Shop smart when going back to school this fall on a budget

Budgeting and research help parents save on back to school shopping.

stephanie yates 2018 expertsStephanie Yates, Ph.D.Back-to-school season is right around the corner, and it is a time when many parents are left scrambling to buy classroom supplies and an updated wardrobe for a growing kid along with paying registration and sports fees.

University of Alabama at Birmingham Regions Institute for Financial Education Director Stephanie Yates, Ph.D., provides insight into how parents can use budgeting to plan and save on back-to-school items this fall, along with tools that can help school groups raise funds.

According to Yates, an associate professor of finance in UAB’s Collat School of Business, back-to-school shopping can be burdensome for many families who do not have the funds to spend a lot of money at one time.

“That’s why budgeting is key to shopping smart and saving as much as possible,” Yates said. “Families who prepare and are knowledgeable about sales and different offers out there really benefit from the budget processing.”

For example, she said, “A big mistake parents make is to look at this shopping event as strictly back-to-school and not as the entire school year. Your family will likely run out of school supplies before the year is over, and this may be the only time of year they are on sale, so you should stock up now if you can.”

Yates offers five tips to stay within a back-to-school budget:

  • Create an estimated cost list. Look at your student’s school supplies list, estimate the total costs of basic purchases, and set aside funds for your shopping trip. Determine how many of each item your student will need so that you do not end up overbuying items and stocking up on supplies that will never get used.
  • Know all your options. Not every deal is found at a big box store. Thrift stores are priced low, and many offer additional discounts. Auction websites are another platform that often offers lower prices on new and used items. If your child wears a uniform, check with your school to see if they re-sell previously worn uniforms.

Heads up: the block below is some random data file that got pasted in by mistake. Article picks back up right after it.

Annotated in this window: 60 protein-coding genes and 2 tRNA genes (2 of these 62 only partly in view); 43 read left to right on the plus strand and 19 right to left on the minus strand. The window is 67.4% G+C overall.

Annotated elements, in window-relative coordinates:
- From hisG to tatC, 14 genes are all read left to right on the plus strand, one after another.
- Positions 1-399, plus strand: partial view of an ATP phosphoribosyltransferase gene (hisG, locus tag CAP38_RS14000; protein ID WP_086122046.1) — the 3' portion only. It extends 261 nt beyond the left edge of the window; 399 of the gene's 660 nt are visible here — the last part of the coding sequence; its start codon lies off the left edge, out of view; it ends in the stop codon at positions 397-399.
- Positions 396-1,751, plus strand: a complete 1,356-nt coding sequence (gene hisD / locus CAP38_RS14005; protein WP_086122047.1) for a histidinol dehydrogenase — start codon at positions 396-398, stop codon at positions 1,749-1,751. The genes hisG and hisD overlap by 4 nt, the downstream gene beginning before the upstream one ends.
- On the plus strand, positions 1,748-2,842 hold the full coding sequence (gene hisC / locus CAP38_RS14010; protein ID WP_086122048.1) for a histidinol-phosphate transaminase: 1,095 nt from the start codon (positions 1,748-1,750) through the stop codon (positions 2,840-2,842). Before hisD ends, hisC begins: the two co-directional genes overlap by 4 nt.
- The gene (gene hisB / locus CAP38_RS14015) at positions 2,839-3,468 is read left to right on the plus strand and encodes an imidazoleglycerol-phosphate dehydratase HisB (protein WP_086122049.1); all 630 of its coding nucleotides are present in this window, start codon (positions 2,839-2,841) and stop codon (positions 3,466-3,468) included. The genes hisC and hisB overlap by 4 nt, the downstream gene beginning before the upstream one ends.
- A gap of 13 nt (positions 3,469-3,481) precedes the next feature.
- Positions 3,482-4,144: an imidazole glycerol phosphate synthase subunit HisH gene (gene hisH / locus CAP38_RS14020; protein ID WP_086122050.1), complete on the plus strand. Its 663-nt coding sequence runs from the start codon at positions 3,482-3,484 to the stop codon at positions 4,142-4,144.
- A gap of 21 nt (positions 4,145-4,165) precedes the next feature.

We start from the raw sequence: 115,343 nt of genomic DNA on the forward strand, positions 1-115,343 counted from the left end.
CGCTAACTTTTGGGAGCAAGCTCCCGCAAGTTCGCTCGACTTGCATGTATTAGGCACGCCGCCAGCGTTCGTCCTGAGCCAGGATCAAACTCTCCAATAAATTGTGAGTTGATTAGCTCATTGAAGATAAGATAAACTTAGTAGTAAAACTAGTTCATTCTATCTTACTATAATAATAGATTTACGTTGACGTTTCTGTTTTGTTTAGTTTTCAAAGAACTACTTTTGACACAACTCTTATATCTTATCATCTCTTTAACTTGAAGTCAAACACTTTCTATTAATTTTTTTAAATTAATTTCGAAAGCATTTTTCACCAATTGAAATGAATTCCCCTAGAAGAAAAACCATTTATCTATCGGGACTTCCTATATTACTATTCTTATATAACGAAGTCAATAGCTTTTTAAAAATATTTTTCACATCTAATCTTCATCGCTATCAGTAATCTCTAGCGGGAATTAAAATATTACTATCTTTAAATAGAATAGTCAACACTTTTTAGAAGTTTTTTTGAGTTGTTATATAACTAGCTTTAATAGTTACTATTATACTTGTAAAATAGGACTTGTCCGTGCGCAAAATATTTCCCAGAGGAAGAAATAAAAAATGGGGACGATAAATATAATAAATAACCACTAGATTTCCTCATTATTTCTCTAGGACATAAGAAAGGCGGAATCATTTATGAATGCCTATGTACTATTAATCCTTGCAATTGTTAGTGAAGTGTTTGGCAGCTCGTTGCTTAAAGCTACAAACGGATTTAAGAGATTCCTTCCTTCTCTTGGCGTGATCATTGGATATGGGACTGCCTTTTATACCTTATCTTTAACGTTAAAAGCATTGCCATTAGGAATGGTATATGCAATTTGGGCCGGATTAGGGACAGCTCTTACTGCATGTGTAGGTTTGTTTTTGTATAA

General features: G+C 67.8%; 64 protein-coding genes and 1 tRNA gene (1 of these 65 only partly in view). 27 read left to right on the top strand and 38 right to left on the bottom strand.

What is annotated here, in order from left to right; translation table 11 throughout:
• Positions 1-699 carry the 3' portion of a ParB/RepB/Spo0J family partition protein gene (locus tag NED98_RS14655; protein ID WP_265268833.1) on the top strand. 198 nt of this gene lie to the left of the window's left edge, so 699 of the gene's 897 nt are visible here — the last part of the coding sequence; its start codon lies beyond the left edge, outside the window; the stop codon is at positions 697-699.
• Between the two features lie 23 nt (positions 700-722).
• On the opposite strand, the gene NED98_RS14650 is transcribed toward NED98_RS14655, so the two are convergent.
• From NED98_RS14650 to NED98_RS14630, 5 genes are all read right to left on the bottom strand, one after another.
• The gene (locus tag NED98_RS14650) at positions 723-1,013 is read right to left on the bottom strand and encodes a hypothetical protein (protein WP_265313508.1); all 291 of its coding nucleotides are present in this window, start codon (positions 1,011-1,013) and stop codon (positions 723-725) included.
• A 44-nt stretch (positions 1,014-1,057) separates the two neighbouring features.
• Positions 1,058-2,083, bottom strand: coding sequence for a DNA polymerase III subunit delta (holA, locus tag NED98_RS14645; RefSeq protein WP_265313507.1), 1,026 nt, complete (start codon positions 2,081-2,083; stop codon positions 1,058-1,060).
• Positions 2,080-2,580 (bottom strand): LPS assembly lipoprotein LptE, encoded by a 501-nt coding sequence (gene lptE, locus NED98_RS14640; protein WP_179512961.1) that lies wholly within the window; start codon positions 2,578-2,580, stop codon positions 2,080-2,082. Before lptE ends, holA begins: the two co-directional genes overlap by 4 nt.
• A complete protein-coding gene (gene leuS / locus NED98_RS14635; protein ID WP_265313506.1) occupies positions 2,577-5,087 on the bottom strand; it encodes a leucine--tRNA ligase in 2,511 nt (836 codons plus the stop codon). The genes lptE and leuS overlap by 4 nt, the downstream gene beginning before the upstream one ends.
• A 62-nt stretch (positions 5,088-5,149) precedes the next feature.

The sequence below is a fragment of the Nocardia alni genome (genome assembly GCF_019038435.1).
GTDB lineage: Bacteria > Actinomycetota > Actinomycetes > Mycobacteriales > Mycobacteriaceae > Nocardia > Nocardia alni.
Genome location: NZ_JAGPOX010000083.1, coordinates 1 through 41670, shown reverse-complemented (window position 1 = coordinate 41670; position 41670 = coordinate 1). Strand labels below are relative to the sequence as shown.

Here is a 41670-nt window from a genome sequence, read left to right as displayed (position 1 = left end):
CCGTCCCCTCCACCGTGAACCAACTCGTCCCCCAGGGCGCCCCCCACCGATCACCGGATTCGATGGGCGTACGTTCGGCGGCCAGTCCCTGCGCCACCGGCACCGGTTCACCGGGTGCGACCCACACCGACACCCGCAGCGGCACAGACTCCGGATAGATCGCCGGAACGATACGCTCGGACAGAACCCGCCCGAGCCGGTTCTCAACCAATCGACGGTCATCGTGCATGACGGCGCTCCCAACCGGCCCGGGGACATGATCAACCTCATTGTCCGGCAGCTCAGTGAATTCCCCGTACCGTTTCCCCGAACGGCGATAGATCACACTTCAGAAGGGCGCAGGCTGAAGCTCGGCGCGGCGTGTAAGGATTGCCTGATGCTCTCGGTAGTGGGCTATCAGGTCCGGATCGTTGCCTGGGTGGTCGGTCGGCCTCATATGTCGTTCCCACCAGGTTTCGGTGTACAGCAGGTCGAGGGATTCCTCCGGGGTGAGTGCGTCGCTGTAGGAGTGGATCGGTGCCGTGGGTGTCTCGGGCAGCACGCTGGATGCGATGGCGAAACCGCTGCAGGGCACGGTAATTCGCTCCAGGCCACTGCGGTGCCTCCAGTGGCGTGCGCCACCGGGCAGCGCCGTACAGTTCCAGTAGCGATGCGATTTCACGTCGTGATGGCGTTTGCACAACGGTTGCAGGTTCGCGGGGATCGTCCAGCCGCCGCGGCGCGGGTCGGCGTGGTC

• Look online first. Shopping online can be convenient for the busy parent or college student who does not want to make a few extra trips to the store, and it is a great way to compare prices and find coupon codes. Consider the cost of shipping and taxes when making higher-priced purchases. Also check the return policy in case you do not really need something or end up having to buy a different style, brand or item. Look for the option of buying online and picking up at your local store to avoid shipping fees.
  • Shop with a gift card. A major benefit to using a gift card is that it can be used online and in the store. Perhaps even more important is that it forces you to stick to a set budget based on the allotted dollar figure on the card.
  • Shop for supplies during tax-free weekends. Alabama’s tax-free weekend is July 20-22 this year. The weekend serves shoppers who want to save money on school supplies and other school-related purchases. You could save up to 7 percent on your entire purchase by planning your school supplies shopping trip during a tax holiday. There are also tax breaks on clothing and electronics. Find out more about Alabama’s guidelines on the Alabama Department of Revenue’s website.
  • Watch for sales. Many retailers are offering 48-hour sales in conjunction with tax-free weekend, which potentially increases savings.
  • Coupons are good online and in-store. When adding coupons on top of sale prices and tax-free discounts, there are great deals to be had. Websites like Retail Me Not are great for finding coupon codes. Keep an eye on mailers and newspaper circulars for in-store savings.

With many schools’ enforcing uniform policies, it is important to know these policies and what is in your child’s closet. Yates suggests buying a few basic clothing items in case there is a sudden change in policy and your child does not have to wear uniforms anymore.

Beyond school supplies, school organizations and groups ask for donations and funds to support extracurricular activities. Yates recommends getting creative with how these funds are raised.

  • Connect with retailers and restaurants that donate a percentage of sales back to organizations. There are apps, like Planet Fundraiser, that do the work. All consumers have to do is submit receipts.
  • Get creative with fundraising. What talents does the group possess? How can this be used to leverage fundraising? For example, an athletic group could conduct camp for younger children. A choral group could seek out paid opportunities to perform. An art group could sell their creations to raise money.
  • Research grants and funding available from the government to support your organization. There may be scholarships or government funds available for groups that go unused each year.